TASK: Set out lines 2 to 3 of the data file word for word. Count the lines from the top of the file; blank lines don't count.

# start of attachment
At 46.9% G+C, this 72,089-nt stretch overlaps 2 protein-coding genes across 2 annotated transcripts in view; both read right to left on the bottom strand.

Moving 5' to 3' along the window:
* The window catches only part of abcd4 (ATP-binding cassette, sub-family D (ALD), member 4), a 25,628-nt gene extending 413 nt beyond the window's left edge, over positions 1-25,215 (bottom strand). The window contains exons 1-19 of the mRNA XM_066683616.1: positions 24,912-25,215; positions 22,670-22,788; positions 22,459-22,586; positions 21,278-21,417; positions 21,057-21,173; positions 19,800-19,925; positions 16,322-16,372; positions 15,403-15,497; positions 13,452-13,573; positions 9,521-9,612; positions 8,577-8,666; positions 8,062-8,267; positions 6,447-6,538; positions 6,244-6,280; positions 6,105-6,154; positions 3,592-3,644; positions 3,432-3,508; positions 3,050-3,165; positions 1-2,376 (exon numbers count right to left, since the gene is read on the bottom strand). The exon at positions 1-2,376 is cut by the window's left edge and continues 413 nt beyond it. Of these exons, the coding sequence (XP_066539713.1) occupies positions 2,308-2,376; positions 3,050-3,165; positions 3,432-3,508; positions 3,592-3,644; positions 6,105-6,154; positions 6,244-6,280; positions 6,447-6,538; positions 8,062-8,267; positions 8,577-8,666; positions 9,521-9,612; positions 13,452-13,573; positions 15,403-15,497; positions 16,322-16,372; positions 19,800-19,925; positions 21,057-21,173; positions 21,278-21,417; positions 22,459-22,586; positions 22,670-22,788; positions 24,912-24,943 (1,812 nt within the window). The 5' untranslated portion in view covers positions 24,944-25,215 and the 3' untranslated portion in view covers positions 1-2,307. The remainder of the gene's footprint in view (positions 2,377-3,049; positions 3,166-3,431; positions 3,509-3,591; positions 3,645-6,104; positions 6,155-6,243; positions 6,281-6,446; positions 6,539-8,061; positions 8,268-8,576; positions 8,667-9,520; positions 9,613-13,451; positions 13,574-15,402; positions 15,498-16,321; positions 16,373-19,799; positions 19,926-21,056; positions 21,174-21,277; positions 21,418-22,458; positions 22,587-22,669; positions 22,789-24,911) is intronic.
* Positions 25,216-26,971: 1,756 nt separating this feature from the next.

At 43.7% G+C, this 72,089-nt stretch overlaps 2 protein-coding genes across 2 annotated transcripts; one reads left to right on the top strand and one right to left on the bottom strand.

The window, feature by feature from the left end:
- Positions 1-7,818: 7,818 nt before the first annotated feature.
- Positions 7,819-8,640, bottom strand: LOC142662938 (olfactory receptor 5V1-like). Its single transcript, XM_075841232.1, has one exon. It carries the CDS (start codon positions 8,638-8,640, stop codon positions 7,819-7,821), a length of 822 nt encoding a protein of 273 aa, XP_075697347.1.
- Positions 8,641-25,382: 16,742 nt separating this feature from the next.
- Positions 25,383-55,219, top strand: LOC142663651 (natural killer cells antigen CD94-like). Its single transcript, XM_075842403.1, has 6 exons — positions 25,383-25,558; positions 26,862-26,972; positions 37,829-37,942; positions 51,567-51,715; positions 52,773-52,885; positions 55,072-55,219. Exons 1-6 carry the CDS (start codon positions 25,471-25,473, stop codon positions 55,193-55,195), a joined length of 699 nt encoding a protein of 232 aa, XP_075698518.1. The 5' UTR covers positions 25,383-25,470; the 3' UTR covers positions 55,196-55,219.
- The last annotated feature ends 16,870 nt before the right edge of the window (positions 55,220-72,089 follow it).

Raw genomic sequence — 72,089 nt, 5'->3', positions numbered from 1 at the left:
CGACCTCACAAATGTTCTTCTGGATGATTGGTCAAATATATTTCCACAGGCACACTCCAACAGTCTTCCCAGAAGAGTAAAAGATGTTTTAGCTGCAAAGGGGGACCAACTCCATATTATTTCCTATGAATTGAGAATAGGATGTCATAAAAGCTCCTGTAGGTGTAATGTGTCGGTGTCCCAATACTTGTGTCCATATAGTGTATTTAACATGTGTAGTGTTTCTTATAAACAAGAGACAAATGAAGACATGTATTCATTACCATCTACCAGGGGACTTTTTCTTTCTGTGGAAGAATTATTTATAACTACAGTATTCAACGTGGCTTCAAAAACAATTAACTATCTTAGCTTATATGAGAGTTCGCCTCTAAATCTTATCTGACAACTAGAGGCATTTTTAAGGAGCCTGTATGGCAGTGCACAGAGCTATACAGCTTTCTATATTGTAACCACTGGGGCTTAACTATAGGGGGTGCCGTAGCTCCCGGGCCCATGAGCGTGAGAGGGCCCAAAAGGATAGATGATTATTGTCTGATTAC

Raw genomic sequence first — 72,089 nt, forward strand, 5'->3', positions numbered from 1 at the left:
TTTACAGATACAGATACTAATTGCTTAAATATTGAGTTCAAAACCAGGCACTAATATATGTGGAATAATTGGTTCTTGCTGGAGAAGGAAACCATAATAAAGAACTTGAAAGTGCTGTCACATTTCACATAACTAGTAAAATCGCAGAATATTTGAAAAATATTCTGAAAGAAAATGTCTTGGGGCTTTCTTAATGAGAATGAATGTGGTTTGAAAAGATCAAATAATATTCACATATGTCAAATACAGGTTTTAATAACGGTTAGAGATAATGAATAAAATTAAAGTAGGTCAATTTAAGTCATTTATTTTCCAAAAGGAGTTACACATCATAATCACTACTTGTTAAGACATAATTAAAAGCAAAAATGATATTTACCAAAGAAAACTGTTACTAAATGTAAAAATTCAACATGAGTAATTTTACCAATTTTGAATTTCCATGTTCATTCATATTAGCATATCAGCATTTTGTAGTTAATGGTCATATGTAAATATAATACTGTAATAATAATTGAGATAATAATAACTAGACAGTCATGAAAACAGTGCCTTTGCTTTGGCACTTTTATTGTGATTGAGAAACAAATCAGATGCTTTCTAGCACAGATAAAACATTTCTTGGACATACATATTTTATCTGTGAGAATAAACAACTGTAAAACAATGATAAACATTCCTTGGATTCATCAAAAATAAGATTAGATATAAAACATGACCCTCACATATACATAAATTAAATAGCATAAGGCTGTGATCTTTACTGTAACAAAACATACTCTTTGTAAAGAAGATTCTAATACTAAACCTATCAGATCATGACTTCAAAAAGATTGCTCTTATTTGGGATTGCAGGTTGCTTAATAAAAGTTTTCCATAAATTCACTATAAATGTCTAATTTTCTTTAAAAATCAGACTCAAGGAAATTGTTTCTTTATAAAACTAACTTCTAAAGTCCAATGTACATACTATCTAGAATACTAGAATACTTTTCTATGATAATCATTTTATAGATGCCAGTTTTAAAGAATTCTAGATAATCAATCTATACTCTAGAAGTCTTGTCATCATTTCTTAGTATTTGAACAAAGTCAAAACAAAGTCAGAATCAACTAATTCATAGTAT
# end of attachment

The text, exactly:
Moving 5' to 3' along the window:
* The window catches only part of abcd4 (ATP-binding cassette, sub-family D (ALD), member 4), a 25,628-nt gene extending 413 nt beyond the window's left edge, over positions 1-25,215 (bottom strand). The window contains exons 1-19 of the mRNA XM_066683616.1: positions 24,912-25,215; positions 22,670-22,788; positions 22,459-22,586; positions 21,278-21,417; positions 21,057-21,173; positions 19,800-19,925; positions 16,322-16,372; positions 15,403-15,497; positions 13,452-13,573; positions 9,521-9,612; positions 8,577-8,666; positions 8,062-8,267; positions 6,447-6,538; positions 6,244-6,280; positions 6,105-6,154; positions 3,592-3,644; positions 3,432-3,508; positions 3,050-3,165; positions 1-2,376 (exon numbers count right to left, since the gene is read on the bottom strand). The exon at positions 1-2,376 is cut by the window's left edge and continues 413 nt beyond it. Of these exons, the coding sequence (XP_066539713.1) occupies positions 2,308-2,376; positions 3,050-3,165; positions 3,432-3,508; positions 3,592-3,644; positions 6,105-6,154; positions 6,244-6,280; positions 6,447-6,538; positions 8,062-8,267; positions 8,577-8,666; positions 9,521-9,612; positions 13,452-13,573; positions 15,403-15,497; positions 16,322-16,372; positions 19,800-19,925; positions 21,057-21,173; positions 21,278-21,417; positions 22,459-22,586; positions 22,670-22,788; positions 24,912-24,943 (1,812 nt within the window). The 5' untranslated portion in view covers positions 24,944-25,215 and the 3' untranslated portion in view covers positions 1-2,307. The remainder of the gene's footprint in view (positions 2,377-3,049; positions 3,166-3,431; positions 3,509-3,591; positions 3,645-6,104; positions 6,155-6,243; positions 6,281-6,446; positions 6,539-8,061; positions 8,268-8,576; positions 8,667-9,520; positions 9,613-13,451; positions 13,574-15,402; positions 15,498-16,321; positions 16,373-19,799; positions 19,926-21,056; positions 21,174-21,277; positions 21,418-22,458; positions 22,587-22,669; positions 22,789-24,911) is intronic.